He sees us coming, head out of his stall at Santa Anita racetrack in Arcadia, Calif., ears forward to catch the sounds of voices and the crinkling cellophane that heralds his favorite, peppermints. Four days earlier, Greg's Gold won again, pushing his earnings to $951,000 and setting a track record for 7 furlongs on the closing weekend at Hollywood Park.
None of that seemed likely two years ago. In 2005, Greg's Gold ended a race he won with a bowed tendon. "The ligaments were just shredded," says the horse's trainer, David Hofmans, "and that usually means the end of a racehorse's career." The tendon and ligaments will heal with time off, but the resulting scar tissue reduces flexibility, and the horse is slowed down significantly.
Hofmans and veterinarian Wade Byrd didn't want the horse's career to be over. Byrd had a solution: After administering a local anesthetic, he made an incision under the horse's tail and removed a pad of adipose tissue, which he sent overnight to a company called Vet-Stem, in Poway, Calif. There, technicians washed the adipose tissue in a phosphate-buffered saline solution and added collagenase and hyaluronidase in an attempt to isolate stem cells. Vet-Stem returned the mixture in a refrigerated container in less than 48 hours, and Byrd injected the cells at the site of the shredded ligaments.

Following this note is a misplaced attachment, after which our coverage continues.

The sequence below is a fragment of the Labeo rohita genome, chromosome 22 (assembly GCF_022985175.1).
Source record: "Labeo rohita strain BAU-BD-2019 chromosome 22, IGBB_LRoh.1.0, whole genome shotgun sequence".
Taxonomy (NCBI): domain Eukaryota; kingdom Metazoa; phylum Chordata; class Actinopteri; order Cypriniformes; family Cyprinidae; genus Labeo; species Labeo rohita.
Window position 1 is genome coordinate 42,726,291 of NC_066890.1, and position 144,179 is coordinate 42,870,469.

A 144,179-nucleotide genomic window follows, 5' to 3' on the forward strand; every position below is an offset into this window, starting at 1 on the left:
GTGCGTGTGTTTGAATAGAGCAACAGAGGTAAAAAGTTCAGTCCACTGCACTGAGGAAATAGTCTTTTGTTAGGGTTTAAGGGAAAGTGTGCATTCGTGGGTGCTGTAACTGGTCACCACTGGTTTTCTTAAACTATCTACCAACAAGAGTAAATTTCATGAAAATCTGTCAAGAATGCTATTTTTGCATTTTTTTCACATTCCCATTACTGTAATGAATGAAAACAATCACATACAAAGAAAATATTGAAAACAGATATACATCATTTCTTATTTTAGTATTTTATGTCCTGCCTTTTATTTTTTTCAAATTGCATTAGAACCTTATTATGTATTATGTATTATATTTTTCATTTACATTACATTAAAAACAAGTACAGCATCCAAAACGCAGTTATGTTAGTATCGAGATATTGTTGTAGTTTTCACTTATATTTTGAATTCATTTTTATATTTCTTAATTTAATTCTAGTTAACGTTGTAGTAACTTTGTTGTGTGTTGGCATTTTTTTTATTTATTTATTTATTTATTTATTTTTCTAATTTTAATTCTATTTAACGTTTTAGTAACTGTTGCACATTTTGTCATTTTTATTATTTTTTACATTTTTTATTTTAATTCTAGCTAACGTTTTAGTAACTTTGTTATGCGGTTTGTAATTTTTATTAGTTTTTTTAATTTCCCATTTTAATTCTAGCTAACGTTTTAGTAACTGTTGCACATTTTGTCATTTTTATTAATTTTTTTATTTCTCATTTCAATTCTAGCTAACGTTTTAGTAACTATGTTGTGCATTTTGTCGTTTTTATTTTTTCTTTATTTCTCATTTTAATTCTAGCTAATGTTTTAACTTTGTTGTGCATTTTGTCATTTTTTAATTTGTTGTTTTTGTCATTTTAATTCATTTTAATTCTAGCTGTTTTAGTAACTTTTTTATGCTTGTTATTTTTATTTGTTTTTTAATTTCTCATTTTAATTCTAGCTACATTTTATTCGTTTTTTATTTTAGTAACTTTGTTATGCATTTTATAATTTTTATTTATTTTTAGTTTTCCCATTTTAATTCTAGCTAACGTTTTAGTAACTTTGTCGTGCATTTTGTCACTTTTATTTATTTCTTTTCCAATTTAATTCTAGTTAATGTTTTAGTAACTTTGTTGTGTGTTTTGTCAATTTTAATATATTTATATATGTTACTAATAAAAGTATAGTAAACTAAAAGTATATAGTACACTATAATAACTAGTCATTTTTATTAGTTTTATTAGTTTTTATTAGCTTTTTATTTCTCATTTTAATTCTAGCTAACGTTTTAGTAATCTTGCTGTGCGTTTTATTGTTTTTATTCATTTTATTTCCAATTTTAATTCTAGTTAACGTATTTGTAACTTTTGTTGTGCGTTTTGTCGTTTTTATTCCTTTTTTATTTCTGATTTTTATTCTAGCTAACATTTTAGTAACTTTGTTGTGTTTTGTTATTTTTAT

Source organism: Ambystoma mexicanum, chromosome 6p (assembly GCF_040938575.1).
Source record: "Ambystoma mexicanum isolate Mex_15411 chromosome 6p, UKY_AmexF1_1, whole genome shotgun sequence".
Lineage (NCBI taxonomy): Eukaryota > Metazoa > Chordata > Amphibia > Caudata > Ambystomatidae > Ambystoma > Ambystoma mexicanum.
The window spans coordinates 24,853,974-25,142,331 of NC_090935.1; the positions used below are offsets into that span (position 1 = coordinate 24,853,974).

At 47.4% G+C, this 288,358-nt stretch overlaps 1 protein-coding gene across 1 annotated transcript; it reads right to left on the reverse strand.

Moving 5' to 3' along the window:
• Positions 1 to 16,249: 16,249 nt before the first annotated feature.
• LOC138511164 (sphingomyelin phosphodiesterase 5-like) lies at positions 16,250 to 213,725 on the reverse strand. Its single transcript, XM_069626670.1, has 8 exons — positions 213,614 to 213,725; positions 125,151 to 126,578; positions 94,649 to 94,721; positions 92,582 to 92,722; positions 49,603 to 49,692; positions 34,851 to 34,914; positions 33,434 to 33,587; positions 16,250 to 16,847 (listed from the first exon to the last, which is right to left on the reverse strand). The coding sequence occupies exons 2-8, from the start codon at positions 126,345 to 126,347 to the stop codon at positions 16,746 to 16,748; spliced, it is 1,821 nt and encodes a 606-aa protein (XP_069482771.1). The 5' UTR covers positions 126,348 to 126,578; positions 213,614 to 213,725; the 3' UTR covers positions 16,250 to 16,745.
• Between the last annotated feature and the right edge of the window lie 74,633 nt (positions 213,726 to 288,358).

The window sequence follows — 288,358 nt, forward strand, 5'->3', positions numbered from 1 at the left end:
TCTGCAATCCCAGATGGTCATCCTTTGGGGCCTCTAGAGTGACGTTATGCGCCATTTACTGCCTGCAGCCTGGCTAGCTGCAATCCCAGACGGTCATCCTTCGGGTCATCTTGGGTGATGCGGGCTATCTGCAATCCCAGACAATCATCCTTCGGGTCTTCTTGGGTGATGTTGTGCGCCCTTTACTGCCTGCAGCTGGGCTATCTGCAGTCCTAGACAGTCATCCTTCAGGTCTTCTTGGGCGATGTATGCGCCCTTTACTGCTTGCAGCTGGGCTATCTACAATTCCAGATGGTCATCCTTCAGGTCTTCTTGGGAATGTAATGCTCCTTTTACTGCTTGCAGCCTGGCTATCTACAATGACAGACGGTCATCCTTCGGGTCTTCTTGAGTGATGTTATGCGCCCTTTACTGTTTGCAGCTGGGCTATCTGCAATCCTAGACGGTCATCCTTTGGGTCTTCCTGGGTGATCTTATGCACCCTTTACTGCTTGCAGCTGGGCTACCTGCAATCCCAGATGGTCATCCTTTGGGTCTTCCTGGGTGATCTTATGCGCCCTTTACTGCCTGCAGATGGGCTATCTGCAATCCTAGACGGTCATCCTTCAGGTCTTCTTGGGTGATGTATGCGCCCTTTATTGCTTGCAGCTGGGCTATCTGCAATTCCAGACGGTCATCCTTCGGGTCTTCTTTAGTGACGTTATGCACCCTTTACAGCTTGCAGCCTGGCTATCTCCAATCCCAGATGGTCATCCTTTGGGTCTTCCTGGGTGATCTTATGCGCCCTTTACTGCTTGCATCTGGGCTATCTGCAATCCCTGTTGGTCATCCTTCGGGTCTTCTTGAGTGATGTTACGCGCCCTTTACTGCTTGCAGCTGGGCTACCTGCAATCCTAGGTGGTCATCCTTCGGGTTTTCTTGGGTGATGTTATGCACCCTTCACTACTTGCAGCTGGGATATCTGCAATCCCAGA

Ten months later, Greg's Gold won his first top-tier stakes race since the injury. He's now raced eight times, winning three and placing in all but one of his races. Hofmans says he would recommend the treatment for other horses: "Absolutely, I think it's the only treatment for this kind of injury."
The company has clearly impressed trainers and veterinarians. Since its founding in 2002, Vet-Stem has treated almost 3,000 horses, according to CEO Bob Harman, including racehorses; polo, dressage, and eventing horses; cutting, roping, and barrel-racing horses; and show horses. (For previous coverage, see www.the-scientist.com/article/display/15804.) George Harmening, a Maryland veterinarian, has treated three racehorses and three dressage horses so far. He says he will use the technique as often as he can in horses that have ligament and tendon injuries. Every horse he's treated so far has had a favorable outcome.